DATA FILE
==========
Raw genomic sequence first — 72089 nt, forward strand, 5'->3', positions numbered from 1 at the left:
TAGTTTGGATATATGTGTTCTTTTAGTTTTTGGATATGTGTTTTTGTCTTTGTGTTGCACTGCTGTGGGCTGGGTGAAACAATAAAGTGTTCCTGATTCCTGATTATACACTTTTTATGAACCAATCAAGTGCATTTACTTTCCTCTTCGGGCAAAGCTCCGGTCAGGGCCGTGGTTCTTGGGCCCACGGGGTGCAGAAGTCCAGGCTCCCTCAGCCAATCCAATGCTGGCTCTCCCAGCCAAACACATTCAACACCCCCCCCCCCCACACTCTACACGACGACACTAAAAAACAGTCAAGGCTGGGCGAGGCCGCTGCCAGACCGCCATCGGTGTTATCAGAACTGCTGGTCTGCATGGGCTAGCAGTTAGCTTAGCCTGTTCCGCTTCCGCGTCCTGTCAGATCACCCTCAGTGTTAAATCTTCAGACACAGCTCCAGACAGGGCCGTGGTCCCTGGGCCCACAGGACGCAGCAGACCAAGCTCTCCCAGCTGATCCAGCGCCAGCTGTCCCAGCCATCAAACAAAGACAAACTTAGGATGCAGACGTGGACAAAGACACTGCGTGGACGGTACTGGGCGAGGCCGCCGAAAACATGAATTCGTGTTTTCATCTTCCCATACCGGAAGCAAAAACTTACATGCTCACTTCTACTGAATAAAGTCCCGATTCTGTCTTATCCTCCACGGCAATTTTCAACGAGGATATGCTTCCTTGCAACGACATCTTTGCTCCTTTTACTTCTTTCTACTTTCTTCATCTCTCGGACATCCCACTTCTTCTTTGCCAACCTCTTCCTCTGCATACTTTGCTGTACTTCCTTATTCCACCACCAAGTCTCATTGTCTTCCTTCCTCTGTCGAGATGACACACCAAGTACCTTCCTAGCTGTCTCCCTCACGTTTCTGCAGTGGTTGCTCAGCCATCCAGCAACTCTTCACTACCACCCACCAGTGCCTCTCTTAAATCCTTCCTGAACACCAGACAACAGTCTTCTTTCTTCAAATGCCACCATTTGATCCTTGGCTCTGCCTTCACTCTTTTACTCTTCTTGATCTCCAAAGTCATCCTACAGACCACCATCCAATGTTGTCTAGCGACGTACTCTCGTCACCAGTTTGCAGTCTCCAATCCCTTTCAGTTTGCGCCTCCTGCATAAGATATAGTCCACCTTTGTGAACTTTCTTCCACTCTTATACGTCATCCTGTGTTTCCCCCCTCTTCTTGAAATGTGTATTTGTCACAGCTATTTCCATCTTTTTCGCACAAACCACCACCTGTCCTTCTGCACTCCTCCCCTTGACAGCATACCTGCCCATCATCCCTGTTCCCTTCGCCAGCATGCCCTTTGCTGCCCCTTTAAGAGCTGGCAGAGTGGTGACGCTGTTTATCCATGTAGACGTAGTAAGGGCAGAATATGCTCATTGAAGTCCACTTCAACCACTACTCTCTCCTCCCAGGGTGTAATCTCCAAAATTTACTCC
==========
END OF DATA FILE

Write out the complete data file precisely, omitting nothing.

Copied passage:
Raw genomic sequence first — 72089 nt, forward strand, 5'->3', positions numbered from 1 at the left:
TAGTTTGGATATATGTGTTCTTTTAGTTTTTGGATATGTGTTTTTGTCTTTGTGTTGCACTGCTGTGGGCTGGGTGAAACAATAAAGTGTTCCTGATTCCTGATTATACACTTTTTATGAACCAATCAAGTGCATTTACTTTCCTCTTCGGGCAAAGCTCCGGTCAGGGCCGTGGTTCTTGGGCCCACGGGGTGCAGAAGTCCAGGCTCCCTCAGCCAATCCAATGCTGGCTCTCCCAGCCAAACACATTCAACACCCCCCCCCCCCACACTCTACACGACGACACTAAAAAACAGTCAAGGCTGGGCGAGGCCGCTGCCAGACCGCCATCGGTGTTATCAGAACTGCTGGTCTGCATGGGCTAGCAGTTAGCTTAGCCTGTTCCGCTTCCGCGTCCTGTCAGATCACCCTCAGTGTTAAATCTTCAGACACAGCTCCAGACAGGGCCGTGGTCCCTGGGCCCACAGGACGCAGCAGACCAAGCTCTCCCAGCTGATCCAGCGCCAGCTGTCCCAGCCATCAAACAAAGACAAACTTAGGATGCAGACGTGGACAAAGACACTGCGTGGACGGTACTGGGCGAGGCCGCCGAAAACATGAATTCGTGTTTTCATCTTCCCATACCGGAAGCAAAAACTTACATGCTCACTTCTACTGAATAAAGTCCCGATTCTGTCTTATCCTCCACGGCAATTTTCAACGAGGATATGCTTCCTTGCAACGACATCTTTGCTCCTTTTACTTCTTTCTACTTTCTTCATCTCTCGGACATCCCACTTCTTCTTTGCCAACCTCTTCCTCTGCATACTTTGCTGTACTTCCTTATTCCACCACCAAGTCTCATTGTCTTCCTTCCTCTGTCGAGATGACACACCAAGTACCTTCCTAGCTGTCTCCCTCACGTTTCTGCAGTGGTTGCTCAGCCATCCAGCAACTCTTCACTACCACCCACCAGTGCCTCTCTTAAATCCTTCCTGAACACCAGACAACAGTCTTCTTTCTTCAAATGCCACCATTTGATCCTTGGCTCTGCCTTCACTCTTTTACTCTTCTTGATCTCCAAAGTCATCCTACAGACCACCATCCAATGTTGTCTAGCGACGTACTCTCGTCACCAGTTTGCAGTCTCCAATCCCTTTCAGTTTGCGCCTCCTGCATAAGATATAGTCCACCTTTGTGAACTTTCTTCCACTCTTATACGTCATCCTGTGTTTCCCCCCTCTTCTTGAAATGTGTATTTGTCACAGCTATTTCCATCTTTTTCGCACAAACCACCACCTGTCCTTCTGCACTCCTCCCCTTGACAGCATACCTGCCCATCATCCCTGTTCCCTTCGCCAGCATGCCCTTTGCTGCCCCTTTAAGAGCTGGCAGAGTGGTGACGCTGTTTATCCATGTAGACGTAGTAAGGGCAGAATATGCTCATTGAAGTCCACTTCAACCACTACTCTCTCCTCCCAGGGTGTAATCTCCAAAATTTACTCC